Friday, October 09, 2009

Ugly Truth

Paul Krugman discusses the danger to education during these rough economic times, with a paragraph devoted to California's community college system:

For example, the Chronicle of Higher Education recently reported on the plight of California’s community college students. For generations, talented students from less affluent families have used those colleges as a stepping stone to the state’s public universities. But in the face of the state’s budget crisis those universities have been forced to slam the door on this year’s potential transfer students. One result, almost surely, will be lifetime damage to many students’ prospects — and a large, gratuitous waste of human potential.

I'm grateful that someone is willing to state the ugly truth... that the cuts to education now will have lifelong ramifications to our students. Those of us in the classrooms are trying our best, but I had to turn away a few dozen students from my classes because I just couldn't add anymore. Those who claim the recession is coming to an end are ignoring how much of state budget allocations were backfilled by federal stimulus money. No furloughs or layoffs in my district yet, but we're expecting the worse for next year, which means worse will come for students who are already struggling to obtain the level of education they need to compete for a still-dwindling supply of jobs.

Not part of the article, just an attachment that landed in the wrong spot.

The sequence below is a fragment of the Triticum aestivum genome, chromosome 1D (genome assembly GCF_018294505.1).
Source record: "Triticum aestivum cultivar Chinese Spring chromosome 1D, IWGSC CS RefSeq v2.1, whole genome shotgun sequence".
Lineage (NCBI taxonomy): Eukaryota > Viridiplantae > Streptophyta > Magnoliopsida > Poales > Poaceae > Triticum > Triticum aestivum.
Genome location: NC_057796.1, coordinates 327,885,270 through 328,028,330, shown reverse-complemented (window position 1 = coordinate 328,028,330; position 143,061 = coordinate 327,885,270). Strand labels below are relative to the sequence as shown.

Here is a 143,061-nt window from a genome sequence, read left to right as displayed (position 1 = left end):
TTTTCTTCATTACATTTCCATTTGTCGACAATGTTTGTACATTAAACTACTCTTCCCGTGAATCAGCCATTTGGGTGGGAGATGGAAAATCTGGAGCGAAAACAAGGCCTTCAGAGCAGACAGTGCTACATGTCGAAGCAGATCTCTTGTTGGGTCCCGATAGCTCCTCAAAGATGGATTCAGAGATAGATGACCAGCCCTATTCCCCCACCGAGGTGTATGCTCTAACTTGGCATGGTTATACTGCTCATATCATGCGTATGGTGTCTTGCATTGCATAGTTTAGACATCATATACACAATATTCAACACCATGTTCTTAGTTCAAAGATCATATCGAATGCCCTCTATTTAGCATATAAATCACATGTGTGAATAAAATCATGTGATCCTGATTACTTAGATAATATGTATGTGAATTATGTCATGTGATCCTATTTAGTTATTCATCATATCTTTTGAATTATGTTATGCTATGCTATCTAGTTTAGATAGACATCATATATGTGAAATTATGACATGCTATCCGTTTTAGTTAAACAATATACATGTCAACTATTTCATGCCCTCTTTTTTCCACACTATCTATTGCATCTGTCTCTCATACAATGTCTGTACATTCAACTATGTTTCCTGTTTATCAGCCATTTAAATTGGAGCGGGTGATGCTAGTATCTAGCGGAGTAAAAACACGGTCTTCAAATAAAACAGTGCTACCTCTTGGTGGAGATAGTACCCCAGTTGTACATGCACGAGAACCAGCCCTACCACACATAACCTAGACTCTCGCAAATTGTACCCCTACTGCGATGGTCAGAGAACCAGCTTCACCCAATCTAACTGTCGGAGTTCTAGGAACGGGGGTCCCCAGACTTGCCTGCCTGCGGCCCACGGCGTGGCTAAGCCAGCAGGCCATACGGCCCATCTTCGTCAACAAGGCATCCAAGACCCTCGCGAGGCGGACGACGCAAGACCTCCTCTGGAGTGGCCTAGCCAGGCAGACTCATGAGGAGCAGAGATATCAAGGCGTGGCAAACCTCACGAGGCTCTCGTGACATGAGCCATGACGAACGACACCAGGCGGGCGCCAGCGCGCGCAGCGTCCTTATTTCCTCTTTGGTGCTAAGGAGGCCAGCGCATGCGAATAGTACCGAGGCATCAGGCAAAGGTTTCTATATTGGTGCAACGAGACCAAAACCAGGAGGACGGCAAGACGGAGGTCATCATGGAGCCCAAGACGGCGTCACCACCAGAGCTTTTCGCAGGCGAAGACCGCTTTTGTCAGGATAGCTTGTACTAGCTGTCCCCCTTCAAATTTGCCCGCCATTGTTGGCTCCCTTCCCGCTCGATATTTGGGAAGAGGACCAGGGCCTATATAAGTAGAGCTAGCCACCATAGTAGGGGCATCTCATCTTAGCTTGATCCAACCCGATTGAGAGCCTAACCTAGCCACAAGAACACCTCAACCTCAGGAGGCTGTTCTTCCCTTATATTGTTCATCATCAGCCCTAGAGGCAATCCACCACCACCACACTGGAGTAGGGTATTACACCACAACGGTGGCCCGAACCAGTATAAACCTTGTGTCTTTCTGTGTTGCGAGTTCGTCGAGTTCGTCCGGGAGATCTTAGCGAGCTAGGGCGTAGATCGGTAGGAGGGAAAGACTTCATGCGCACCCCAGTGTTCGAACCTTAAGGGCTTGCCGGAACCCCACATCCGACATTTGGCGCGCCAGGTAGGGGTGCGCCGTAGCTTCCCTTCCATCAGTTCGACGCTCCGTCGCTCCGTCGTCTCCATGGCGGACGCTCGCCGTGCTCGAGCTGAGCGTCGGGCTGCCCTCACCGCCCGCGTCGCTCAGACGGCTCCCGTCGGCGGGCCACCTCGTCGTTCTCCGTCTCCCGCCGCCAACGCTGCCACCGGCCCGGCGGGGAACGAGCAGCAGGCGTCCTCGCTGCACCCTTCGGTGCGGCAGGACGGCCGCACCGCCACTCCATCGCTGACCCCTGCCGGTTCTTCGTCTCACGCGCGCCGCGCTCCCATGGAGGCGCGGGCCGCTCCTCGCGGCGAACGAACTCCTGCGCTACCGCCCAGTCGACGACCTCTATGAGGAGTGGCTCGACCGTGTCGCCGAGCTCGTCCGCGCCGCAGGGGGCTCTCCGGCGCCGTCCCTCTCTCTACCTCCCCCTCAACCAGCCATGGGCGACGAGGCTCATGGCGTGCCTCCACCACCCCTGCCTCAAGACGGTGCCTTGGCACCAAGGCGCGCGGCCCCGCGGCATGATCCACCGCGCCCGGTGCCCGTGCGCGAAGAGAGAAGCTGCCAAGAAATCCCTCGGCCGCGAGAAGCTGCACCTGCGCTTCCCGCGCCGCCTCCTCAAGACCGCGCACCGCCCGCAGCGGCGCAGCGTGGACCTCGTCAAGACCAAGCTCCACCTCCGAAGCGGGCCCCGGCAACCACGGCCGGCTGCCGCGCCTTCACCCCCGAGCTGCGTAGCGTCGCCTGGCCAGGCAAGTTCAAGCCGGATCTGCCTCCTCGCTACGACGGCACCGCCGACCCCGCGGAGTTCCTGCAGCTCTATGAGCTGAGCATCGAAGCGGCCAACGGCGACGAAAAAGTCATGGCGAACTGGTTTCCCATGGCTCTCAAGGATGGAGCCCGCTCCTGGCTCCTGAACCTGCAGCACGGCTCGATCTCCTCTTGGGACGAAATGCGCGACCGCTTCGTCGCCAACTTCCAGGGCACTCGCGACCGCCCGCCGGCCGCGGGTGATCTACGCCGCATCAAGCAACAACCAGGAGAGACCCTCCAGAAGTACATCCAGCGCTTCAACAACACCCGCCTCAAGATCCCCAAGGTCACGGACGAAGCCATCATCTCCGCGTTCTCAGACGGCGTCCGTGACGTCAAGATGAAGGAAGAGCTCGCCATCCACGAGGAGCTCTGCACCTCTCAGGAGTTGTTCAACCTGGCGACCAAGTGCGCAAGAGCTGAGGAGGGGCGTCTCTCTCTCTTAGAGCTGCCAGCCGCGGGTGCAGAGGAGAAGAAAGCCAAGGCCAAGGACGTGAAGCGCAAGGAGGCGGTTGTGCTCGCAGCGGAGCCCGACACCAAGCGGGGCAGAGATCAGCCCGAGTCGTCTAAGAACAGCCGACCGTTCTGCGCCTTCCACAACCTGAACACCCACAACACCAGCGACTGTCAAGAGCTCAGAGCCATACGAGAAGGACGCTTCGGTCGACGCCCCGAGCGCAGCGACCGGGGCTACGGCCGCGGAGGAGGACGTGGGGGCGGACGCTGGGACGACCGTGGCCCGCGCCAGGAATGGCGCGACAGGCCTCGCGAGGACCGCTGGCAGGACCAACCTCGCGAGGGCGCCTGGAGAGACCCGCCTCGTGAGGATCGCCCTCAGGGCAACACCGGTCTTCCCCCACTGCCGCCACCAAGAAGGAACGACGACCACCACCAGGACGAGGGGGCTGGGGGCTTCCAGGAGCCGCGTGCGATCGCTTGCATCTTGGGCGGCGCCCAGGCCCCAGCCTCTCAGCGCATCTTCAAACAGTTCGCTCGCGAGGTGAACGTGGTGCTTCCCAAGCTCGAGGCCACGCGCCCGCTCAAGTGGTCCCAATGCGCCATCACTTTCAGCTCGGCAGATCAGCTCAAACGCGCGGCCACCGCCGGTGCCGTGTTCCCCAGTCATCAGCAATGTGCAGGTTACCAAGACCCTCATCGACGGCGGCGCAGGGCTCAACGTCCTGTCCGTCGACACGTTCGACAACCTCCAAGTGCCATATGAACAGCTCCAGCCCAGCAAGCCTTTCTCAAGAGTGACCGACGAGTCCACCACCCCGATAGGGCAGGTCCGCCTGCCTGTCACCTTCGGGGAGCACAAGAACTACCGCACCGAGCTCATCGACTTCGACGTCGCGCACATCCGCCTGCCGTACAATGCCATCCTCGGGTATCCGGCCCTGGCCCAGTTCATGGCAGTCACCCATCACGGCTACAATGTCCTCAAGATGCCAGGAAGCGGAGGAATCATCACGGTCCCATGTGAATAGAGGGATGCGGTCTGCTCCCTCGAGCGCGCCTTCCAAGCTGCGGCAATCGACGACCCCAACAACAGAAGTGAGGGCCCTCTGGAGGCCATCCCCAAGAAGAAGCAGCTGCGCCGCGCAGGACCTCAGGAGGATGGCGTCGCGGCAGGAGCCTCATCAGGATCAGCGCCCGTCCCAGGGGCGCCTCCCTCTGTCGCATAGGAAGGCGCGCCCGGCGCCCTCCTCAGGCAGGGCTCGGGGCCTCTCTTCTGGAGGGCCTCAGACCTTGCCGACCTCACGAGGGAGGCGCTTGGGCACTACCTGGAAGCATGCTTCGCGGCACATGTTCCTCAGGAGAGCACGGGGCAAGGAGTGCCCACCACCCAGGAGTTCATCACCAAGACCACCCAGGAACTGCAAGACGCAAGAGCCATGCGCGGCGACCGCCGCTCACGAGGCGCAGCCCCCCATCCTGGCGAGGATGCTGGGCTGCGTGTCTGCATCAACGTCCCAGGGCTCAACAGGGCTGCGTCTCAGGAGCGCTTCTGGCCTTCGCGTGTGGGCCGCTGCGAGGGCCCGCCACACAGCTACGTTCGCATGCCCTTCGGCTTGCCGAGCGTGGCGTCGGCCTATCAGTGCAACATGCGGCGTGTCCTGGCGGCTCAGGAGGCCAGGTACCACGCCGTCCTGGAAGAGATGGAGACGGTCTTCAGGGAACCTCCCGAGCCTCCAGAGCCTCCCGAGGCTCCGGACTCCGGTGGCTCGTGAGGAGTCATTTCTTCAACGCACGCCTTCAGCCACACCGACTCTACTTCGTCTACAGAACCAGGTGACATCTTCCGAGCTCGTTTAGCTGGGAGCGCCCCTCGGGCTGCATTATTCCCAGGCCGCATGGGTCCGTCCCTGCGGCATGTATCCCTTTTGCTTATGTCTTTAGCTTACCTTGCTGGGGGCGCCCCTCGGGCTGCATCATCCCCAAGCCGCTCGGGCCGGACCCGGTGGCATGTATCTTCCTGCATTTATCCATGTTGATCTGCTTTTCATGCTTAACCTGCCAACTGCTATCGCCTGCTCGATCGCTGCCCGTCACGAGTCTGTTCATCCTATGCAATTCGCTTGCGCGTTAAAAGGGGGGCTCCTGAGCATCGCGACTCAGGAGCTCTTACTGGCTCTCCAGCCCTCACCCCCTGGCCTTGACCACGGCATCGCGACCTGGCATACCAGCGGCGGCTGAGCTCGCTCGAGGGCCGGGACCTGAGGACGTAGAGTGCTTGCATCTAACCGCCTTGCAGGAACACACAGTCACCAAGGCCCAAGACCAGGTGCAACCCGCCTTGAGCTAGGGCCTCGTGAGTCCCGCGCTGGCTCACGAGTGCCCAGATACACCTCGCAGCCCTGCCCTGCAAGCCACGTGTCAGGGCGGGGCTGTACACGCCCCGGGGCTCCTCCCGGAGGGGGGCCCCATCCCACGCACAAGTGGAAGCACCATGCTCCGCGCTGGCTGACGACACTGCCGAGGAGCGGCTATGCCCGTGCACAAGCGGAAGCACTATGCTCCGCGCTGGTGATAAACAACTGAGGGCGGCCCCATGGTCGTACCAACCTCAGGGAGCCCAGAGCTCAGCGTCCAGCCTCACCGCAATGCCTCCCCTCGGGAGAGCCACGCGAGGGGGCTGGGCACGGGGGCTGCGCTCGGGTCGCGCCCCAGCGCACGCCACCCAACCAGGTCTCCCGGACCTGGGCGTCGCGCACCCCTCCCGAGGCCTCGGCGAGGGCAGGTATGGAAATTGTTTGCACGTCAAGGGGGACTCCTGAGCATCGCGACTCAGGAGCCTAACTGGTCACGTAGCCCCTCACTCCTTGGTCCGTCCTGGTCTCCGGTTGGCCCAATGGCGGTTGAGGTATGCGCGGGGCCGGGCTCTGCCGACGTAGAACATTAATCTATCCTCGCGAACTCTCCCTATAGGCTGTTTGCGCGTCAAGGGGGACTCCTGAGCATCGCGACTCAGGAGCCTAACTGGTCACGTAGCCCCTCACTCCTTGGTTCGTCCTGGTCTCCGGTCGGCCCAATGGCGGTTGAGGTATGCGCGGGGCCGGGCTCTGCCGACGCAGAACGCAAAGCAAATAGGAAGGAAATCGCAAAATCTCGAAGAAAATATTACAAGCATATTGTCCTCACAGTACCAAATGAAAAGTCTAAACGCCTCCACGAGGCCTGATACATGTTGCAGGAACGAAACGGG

4 comments:

hagdirt said...

There was a bit on NPR last night about places in the economy where jobs are still plentiful - health and medicine, mainly. But all of these jobs require at least several years of specialized education, in most cases. The surplus of people looking for work now will not be able to fill these open - and important! - slots unless we can somehow make that training available and affordable.

And now we're cutting into that layer.

Dr. Lisa said...

And, as Krugman pointed out, in previous recessions, education wasn't impacted as much. So when education jobs open up again, there will be a lack of qualified people for them, too.

The transfer situation from the CCs to the four-years is scary, too. The four-years are doing everything they can to deny admission. If a student even takes one CC class at a non-local CC, the student loses priority. It's bad.

Virtualbri said...

Everything we do that destroys the middle class, and prevents any *new* people from getting into the middle class will have *decades* long ramifications, all bad.

It crushes me that education, especially education of women has such a strong positive effect on a society, not just in the 3rd world but hear, and yet we discount it entirely.

Dr. Lisa said...

I know. The strongest indicator for the strength of an economy is the education level of its women. It's very sad that we're making so many cuts to education across country, but especially in California. Our higher education system was the model that others built from, but not anymore.